For John, BLUF: Two Economists, three opinions. Nothing to see here; just move along.
It is The Washington Examiner and it is Senior Political Analyst Michael Barone, but his we could become the new Japan could be correct. The meat of the story is here:
Barack Obama has been trying to stimulate the economy with record-high government spending funded by higher tax rates and Fed Chairman Ben Bernanke's low interest rates.(Yes, Professor Boskin was an appointee in the Administration of George H W Bush.)
But as Stanford economist Michael Boskin points out in the Wall Street Journal, "Japan tried that, to little effect, in the 1990s." Slow growth has become the new normal there.
There are alternative policies. One is to cut government spending, or cut it more than you raise taxes. As Boskin points out, the Netherlands in the mid-1990s and Sweden in the mid-2000s "stabilized their budgets without recession [with] $5-$6 of actual spending cuts per dollar of tax hikes."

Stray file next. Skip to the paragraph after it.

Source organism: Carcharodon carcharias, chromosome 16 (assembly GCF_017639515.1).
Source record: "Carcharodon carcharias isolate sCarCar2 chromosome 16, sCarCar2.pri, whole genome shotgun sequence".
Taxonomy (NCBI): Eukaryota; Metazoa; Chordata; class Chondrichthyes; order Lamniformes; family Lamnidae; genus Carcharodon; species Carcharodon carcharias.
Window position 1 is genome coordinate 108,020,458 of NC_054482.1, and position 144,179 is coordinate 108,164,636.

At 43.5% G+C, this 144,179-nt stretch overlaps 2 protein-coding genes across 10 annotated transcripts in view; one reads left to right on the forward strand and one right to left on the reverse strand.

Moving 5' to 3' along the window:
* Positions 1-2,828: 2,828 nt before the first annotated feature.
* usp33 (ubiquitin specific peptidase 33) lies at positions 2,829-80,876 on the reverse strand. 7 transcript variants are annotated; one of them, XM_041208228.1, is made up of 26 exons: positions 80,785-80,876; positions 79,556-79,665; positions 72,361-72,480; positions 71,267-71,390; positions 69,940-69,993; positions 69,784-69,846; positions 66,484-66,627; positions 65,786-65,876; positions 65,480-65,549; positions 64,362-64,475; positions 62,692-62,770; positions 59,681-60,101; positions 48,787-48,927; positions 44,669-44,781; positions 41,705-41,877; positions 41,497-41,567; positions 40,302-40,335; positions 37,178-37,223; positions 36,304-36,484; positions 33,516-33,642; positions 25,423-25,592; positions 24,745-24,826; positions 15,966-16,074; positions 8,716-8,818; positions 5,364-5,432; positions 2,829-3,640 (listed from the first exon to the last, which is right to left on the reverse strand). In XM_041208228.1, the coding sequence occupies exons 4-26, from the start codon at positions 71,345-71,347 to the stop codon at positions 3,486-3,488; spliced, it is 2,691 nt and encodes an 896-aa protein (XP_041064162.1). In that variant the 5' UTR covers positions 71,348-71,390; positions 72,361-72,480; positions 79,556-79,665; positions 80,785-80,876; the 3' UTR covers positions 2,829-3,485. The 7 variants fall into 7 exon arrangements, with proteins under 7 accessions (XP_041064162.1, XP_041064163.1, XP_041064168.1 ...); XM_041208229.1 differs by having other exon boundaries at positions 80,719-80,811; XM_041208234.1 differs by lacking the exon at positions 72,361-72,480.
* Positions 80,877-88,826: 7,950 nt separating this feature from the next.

The problem with slow growth is that it makes it hard for us to sustain the social contract we have today. What can't go on for ever, won't.
In the other corner of the ring is Professor and New York Times Columnist, Paul Krugman. His view was and is that we did not stimulate the economy sufficiently at the beginning of the Obama Administration. Here is his Thursday last Column, where he talks about the Dow hitting a new all-time high.♠
Is it any wonder that the US Congress is deadlocked, given that economists are (1) divided and (2) very sure, individually, that they are correct?
Regards — Cliff
♠ There is this satirical take on Professor Krugman, from The Daily Currant.